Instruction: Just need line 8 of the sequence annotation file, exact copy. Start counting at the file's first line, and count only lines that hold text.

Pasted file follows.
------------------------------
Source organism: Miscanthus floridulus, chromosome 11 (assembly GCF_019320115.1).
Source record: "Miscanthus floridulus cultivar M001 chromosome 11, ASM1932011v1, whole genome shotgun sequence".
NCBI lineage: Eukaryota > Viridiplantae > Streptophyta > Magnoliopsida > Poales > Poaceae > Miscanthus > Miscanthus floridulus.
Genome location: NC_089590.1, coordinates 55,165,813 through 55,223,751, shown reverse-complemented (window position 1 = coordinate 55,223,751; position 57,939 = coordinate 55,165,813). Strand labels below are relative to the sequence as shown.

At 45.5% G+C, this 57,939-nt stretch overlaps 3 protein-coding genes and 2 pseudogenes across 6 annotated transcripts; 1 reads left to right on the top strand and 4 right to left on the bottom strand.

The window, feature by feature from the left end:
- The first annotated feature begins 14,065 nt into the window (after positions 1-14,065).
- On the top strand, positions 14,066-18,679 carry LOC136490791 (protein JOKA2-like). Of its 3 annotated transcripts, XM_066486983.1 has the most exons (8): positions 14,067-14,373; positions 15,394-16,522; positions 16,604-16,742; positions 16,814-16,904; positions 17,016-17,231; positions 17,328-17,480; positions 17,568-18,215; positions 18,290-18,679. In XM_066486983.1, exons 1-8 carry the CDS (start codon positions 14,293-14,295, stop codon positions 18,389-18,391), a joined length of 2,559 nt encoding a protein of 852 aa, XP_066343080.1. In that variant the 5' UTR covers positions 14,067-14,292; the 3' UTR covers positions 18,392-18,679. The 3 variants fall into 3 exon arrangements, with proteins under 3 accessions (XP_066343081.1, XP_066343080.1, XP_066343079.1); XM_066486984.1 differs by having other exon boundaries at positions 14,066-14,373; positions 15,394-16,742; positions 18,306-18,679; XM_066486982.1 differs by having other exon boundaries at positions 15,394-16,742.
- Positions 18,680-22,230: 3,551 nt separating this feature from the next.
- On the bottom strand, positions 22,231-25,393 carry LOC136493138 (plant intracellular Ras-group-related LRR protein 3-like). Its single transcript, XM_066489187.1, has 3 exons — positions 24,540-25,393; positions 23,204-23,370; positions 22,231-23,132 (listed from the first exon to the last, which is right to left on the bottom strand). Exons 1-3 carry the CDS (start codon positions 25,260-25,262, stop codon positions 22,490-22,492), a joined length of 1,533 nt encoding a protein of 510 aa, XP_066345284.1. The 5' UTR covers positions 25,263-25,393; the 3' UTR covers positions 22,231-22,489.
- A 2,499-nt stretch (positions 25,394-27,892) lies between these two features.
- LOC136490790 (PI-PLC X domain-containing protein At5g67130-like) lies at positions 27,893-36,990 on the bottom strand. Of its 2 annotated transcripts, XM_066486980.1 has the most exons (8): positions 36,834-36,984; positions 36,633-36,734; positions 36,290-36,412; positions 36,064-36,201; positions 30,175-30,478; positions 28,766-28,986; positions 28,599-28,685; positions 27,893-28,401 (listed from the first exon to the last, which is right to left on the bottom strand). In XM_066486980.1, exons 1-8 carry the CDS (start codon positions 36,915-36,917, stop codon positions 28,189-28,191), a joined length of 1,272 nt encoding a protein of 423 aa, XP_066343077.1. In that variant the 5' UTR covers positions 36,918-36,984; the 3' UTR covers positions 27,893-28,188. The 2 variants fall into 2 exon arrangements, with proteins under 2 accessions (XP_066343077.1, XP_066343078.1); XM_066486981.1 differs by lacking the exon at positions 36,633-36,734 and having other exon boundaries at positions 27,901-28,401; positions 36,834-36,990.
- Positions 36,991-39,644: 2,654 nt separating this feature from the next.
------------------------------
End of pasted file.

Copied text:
- On the top strand, positions 14,066-18,679 carry LOC136490791 (protein JOKA2-like). Of its 3 annotated transcripts, XM_066486983.1 has the most exons (8): positions 14,067-14,373; positions 15,394-16,522; positions 16,604-16,742; positions 16,814-16,904; positions 17,016-17,231; positions 17,328-17,480; positions 17,568-18,215; positions 18,290-18,679. In XM_066486983.1, exons 1-8 carry the CDS (start codon positions 14,293-14,295, stop codon positions 18,389-18,391), a joined length of 2,559 nt encoding a protein of 852 aa, XP_066343080.1. In that variant the 5' UTR covers positions 14,067-14,292; the 3' UTR covers positions 18,392-18,679. The 3 variants fall into 3 exon arrangements, with proteins under 3 accessions (XP_066343081.1, XP_066343080.1, XP_066343079.1); XM_066486984.1 differs by having other exon boundaries at positions 14,066-14,373; positions 15,394-16,742; positions 18,306-18,679; XM_066486982.1 differs by having other exon boundaries at positions 15,394-16,742.